Where's the Trail of Tears marker?
Tuesday, July 9, 2013 2:02 pm
From a reader: I read the article about the Trail of Tears marker, but for the life of me, I can't find it. Could you tell me where it is located?
If you are headed west into Woodbury, it is on your right just before the intersection with state Route 53 North and the new Veterans Memorial Bridge.
Or if you are headed out of Woodbury (toward McMinnville) it will be on your left just past the new bridge.
"In the valley to the south, that part of the Cherokee Nation which took part in the enforced overland migration to Indian Territory, rested for about three weeks in 1839. About 15,000 persons of various ages took part in the march. Several who died while here were buried in this area."
The marker is a short distance (about 100 yards) from another Tennessee State Historic Marker.
The marker says, "Here Forrest, with his newly organized brigade of about 1400 calvarymen, halted for a short rest before making his successful raid on Federal forces at Murfreesboro under Gen. T. L. Crittenden. He freed a number of hostages from this locality and captured about 1200 prisoners and a quantity of munitions and stores."
Both markers point to the key role that roadway has played in Tennessee's history.
Back in the day, it was called the "Old Stage Road" and received so much traffic that John Wood operated a stage coach stop there in 1811. (Woodbury is named after Wood.) Before then, it was the Black Fox Trail, named after the famous Cherokee chief. By 1806, it was known as the Stones River Road.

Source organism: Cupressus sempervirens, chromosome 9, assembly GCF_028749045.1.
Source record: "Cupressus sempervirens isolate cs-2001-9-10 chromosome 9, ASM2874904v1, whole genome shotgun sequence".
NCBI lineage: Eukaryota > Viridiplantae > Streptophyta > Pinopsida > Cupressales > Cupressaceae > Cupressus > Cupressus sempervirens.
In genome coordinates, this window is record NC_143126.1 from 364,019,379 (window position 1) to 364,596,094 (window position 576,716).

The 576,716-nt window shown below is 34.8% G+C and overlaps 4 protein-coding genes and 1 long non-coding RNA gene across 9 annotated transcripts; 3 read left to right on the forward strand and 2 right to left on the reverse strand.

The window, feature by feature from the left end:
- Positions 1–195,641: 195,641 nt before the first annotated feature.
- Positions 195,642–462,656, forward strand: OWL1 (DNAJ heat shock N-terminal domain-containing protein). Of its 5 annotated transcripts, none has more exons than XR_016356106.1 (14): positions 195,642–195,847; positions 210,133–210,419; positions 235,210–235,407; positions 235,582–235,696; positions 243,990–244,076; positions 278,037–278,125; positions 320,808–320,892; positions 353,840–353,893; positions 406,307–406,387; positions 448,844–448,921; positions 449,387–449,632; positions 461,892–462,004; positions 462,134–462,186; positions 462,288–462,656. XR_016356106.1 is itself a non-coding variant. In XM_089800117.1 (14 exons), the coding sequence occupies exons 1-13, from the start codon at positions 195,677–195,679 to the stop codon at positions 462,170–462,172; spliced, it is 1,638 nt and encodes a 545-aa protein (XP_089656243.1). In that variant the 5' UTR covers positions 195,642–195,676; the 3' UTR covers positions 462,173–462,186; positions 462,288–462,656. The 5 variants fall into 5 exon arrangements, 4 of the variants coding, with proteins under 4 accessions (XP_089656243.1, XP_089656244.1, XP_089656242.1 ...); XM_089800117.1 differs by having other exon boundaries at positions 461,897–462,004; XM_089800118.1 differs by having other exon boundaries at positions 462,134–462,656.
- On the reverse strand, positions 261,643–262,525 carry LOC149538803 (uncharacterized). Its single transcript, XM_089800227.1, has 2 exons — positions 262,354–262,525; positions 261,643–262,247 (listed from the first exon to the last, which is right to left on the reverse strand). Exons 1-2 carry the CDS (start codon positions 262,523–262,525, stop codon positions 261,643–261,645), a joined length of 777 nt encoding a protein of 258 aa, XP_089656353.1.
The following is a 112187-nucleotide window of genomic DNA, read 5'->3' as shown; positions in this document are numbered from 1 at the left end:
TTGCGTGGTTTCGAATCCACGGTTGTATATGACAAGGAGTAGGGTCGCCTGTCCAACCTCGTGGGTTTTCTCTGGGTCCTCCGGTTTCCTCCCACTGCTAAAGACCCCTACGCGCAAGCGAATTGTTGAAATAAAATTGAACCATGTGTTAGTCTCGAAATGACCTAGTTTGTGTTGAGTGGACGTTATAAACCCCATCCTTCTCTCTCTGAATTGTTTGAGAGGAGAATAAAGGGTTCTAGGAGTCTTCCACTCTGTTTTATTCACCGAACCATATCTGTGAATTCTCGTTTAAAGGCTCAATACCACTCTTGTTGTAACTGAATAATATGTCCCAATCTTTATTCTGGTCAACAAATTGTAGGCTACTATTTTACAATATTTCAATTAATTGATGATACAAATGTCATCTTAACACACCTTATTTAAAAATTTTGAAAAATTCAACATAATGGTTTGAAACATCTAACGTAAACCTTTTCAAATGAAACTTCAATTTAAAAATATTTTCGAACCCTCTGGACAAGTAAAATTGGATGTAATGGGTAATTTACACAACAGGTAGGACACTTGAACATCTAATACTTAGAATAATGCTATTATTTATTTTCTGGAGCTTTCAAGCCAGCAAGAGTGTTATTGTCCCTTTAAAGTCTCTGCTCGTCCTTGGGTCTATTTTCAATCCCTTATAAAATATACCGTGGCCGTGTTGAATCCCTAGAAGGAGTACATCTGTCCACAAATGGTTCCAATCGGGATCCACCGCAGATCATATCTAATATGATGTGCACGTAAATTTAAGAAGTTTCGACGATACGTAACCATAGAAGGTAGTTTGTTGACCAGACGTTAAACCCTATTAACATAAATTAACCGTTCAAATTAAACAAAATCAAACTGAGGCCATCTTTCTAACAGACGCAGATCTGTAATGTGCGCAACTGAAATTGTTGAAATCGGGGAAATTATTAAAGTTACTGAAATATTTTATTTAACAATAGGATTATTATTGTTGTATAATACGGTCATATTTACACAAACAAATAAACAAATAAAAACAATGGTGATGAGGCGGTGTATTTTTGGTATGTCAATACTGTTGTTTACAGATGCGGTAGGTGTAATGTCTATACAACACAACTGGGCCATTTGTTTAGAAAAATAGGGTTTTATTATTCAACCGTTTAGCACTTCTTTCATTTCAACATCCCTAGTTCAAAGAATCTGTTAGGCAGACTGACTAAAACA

Wood's house was located on the hill overshadowing the road. When the Cherokees were force-marched through here in 1839, some 10,000 Native Americans camped in front of Wood's home.
Across old Hill's Creek (and the road) was located the Beaver Dam trading store. Years later, U.S. Rep. William Cannon Houston called his plantation located there Beaver Dam. Houston's house still stands and is listed on the National Register of Historic Places.
Houston represented Tennessee's 5th District from 1905 to 1919. He preceded his terms in Congress by serving in the Tennessee Legislature from 1876 to 1880 and as a state court judge in 1984.
The still-standing Rock House Shrine was the preferred stopping place on the old road between Woodbury and Sparta. It was a popular stop for Presidents Andrew Jackson and James K. Polk on the way to Washington D.C.
U.S. Route 70S is an alternate to U.S. Route 70 between the western part of Nashville and Sparta. It runs concurrent with US-70 for several blocks in downtown Nashville. The highway follows Murfreesboro Pike from Nashville to Murfreesboro then heads due east to McMinnville then north to Sparta where it ends at its junction with US 70.
Once called the "Broadway of America" U.S. Route 70 is an east-west United States highway that runs for 2,385 miles from eastern North Carolina to east-central Arizona. Back in the days before the Interstate, the road ran from coast-to-coast with the current Eastern terminus near the Atlantic Ocean in North Carolina, and the former Western terminus near the Pacific Ocean in California. At the time, it was one of the main east-west highways in the nation.